1. I wondered about the word, too, in the Dr. Flannel caption. I think it might be “step’t in,” without the requisite apostrophe, but that’s just a guess. The winter of 1794-1795 was one of the brutally coldest and hungriest in Northern Europe in the 18th century. Dr. Flannel would have gotten a much warmer reception for crashing the drawing room in the second panel. The harvest had failed, and there were massive episodes of food rioting all over Britain, and in France as well. Geo III’s carriage was stoned by the mob when he arrived at Parliament to give an address, and there were shots heard in the area. White flour was prohibited as an ingredient in hair powder. The specific political contextualization of these three prints, and others, vis a vis the Age of Revolutions, would be fascinating.


    • Thanks, Indyanna–I accept your reading of “stept” instead of “slept/slipt.” I had thought that perhaps the cartoonist was punning on the word “slip,” as in the OED’s definition “the edge, skirt, or flap of a robe or garment. Obs. rare.,” but your read fits with the paleography of the caption better.


      • The Wikipedia entry for T.[homas] Tegg, 111 Cheapside, the “publisher” of the third print, is interesting also. And the dog. I couldn’t but be reminded of that guy who veered onto the blog years ago to pose questions about pissing dogs in Revolutionary-era satiric iconography. There’s one for the Funeral procession of Miss Ameri-Stamp, and the one ridiculing the Edenton Tea Party could well fit in with these ones sartor-igraphically. I use them in classes a lot. Paul Revere did one for the Boston Massacre, in which the requisite dog seems to be eyeing a Redcoat boot greedily. I wonder what became of that project?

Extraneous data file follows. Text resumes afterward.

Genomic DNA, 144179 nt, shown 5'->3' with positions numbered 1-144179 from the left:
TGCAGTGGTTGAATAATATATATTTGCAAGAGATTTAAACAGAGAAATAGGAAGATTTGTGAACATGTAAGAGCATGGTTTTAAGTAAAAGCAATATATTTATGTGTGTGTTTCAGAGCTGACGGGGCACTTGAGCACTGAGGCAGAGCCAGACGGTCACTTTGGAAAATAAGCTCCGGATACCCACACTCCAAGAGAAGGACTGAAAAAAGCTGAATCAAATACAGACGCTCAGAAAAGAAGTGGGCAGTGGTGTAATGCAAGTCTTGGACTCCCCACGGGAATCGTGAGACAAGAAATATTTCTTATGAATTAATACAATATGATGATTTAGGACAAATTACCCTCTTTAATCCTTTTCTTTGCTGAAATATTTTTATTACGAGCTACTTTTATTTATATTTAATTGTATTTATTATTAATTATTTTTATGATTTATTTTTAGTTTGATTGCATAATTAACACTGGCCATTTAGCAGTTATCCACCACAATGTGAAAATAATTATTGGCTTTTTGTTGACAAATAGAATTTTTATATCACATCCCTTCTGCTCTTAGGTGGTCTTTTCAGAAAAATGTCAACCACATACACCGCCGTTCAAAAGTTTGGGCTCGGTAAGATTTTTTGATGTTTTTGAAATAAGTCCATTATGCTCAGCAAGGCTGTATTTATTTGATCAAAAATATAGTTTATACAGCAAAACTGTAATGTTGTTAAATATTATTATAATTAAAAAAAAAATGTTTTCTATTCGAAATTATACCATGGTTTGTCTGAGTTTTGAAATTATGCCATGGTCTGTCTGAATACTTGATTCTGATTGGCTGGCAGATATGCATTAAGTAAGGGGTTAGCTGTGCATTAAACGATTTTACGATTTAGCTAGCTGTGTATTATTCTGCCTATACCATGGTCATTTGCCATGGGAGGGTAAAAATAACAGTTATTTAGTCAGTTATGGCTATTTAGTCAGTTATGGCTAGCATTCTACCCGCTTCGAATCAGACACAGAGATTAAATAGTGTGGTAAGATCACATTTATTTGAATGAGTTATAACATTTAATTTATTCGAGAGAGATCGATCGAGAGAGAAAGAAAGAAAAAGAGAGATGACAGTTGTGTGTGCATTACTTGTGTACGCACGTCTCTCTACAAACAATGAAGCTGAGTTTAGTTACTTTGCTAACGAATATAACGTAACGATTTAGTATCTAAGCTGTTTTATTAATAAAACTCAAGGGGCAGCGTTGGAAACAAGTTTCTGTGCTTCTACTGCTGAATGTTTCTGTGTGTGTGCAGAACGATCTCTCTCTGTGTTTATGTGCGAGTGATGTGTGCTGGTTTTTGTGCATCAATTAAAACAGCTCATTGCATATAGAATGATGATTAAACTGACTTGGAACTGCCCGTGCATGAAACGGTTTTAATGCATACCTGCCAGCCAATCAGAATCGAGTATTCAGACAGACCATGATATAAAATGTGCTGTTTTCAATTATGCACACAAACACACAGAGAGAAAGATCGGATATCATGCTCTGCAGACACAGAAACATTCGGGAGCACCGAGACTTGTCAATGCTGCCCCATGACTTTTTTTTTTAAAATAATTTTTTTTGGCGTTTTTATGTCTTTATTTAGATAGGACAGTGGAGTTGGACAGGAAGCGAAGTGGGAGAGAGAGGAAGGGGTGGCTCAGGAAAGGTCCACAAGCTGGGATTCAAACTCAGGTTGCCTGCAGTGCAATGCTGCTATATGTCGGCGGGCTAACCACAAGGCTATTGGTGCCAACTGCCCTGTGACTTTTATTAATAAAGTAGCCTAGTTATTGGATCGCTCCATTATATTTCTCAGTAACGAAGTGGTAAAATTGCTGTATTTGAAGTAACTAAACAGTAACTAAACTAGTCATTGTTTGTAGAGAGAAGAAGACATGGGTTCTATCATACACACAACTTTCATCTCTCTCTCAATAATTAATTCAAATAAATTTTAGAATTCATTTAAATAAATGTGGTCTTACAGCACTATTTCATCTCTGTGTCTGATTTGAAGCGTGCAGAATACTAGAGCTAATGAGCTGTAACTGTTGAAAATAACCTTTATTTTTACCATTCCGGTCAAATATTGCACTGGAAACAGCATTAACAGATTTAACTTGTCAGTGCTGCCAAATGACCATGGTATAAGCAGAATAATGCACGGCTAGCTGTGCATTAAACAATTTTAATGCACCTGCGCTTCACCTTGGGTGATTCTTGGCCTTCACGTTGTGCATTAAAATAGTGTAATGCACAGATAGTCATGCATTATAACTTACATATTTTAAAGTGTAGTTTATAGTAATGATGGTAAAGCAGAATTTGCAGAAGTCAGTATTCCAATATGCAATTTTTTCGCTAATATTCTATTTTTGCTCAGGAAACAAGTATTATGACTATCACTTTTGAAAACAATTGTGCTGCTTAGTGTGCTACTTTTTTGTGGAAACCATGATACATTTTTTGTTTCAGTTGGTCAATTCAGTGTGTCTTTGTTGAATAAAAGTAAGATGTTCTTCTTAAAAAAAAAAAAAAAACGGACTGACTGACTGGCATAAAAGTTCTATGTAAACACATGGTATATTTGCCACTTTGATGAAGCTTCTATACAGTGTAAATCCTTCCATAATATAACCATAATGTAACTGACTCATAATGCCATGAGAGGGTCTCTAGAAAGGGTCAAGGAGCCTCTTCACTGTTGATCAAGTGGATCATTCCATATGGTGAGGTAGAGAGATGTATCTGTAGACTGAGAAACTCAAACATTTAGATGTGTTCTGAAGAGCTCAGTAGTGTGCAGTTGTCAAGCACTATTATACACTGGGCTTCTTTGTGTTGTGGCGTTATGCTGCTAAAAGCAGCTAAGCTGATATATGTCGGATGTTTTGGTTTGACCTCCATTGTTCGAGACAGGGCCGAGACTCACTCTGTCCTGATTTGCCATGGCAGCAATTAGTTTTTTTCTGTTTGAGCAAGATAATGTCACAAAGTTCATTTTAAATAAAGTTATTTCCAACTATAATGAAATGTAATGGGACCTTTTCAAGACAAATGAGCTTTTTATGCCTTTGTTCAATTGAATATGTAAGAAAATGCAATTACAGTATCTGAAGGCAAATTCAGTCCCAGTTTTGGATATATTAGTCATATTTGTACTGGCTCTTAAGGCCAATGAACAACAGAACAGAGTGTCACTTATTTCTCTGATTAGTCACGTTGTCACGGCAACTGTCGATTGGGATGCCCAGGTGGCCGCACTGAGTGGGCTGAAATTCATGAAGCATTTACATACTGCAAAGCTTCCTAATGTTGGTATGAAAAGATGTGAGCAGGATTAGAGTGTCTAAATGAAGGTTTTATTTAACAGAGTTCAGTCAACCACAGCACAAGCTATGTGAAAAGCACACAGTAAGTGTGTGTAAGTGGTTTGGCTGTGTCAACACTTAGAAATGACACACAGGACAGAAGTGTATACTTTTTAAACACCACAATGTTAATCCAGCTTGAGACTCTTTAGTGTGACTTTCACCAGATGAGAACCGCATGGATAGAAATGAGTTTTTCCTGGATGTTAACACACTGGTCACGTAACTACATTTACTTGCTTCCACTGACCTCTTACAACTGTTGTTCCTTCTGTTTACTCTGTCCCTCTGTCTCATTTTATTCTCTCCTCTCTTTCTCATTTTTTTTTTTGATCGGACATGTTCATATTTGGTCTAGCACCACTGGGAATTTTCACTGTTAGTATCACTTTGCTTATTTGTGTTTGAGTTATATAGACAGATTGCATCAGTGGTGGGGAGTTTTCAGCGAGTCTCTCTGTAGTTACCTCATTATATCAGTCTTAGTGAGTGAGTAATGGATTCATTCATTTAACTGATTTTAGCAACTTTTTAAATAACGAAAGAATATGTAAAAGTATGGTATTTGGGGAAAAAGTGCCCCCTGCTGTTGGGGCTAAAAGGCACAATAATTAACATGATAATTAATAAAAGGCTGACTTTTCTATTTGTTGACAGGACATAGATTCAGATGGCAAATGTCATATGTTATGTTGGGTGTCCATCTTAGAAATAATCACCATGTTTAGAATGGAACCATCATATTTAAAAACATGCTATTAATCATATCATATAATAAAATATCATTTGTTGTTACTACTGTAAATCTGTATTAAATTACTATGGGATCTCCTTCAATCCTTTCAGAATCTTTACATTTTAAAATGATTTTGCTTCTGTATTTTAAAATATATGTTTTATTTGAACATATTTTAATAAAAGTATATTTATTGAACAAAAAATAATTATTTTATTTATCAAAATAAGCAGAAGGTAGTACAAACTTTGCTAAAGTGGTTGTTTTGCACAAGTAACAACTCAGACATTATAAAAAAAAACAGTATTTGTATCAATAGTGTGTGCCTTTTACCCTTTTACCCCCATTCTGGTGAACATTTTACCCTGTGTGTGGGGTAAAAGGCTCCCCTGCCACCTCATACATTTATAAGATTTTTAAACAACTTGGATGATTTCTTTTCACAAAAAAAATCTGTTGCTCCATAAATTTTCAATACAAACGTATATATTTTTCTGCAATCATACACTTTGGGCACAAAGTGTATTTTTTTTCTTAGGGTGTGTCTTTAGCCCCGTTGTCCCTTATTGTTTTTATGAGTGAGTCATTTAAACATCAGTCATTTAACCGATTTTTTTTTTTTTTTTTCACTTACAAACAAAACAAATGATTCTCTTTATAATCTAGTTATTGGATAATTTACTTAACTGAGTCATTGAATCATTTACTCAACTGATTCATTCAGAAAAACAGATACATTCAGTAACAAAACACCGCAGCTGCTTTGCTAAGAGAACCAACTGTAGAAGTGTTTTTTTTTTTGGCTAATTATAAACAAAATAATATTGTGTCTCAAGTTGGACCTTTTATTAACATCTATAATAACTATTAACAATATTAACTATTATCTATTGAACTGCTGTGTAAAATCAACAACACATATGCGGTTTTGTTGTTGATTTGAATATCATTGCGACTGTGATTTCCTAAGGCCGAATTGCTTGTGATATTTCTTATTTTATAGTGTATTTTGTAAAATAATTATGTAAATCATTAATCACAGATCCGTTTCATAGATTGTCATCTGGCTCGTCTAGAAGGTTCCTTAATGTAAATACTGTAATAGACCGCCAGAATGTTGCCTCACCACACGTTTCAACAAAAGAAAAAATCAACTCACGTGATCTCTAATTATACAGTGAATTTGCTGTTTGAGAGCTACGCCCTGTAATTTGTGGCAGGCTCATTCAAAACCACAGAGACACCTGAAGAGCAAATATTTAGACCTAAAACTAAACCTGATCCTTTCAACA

Beginning to blizzard here in the east. And to all a good night!


  2. We will achieve full liberation once men are subject to the same level of scrutiny and ridicule as women.

    For example, my male students insist on wearing basketball shorts to class anytime the thermometer edges above freezing. It looks ridiculous on all of them, even the handful that are actually on the basketball team. The truth is, they could not be bothered to change out of their pajamas.

    I am an almost equally bad example. I wear jeans and button down shirts to work, even though I am a middle aged man who would look much better in a suit. (The shirt blouses out in the wrong places and the pants slide off my waist, I am as laughable as the caricatures above). Unfortunately, a decent suit with an appropriate cut costs real money. The only affordable options for male clothing are designed for boys between the ages of 16 and 20. So I am a rooster dressing as a spring chicken.

    The basic social fact of American male slovenliness needs to be satirized.

    I like Indyanna’s idea, maybe this could be a class?

    Liked by 1 person

  3. Pingback: Friday links that have nothing to do with health care | The Daily Context

Let me have it!

Fill in your details below or click an icon to log in:

WordPress.com Logo

You are commenting using your WordPress.com account. Log Out /  Change )

Facebook photo

You are commenting using your Facebook account. Log Out /  Change )

Connecting to %s

This site uses Akismet to reduce spam. Learn how your comment data is processed.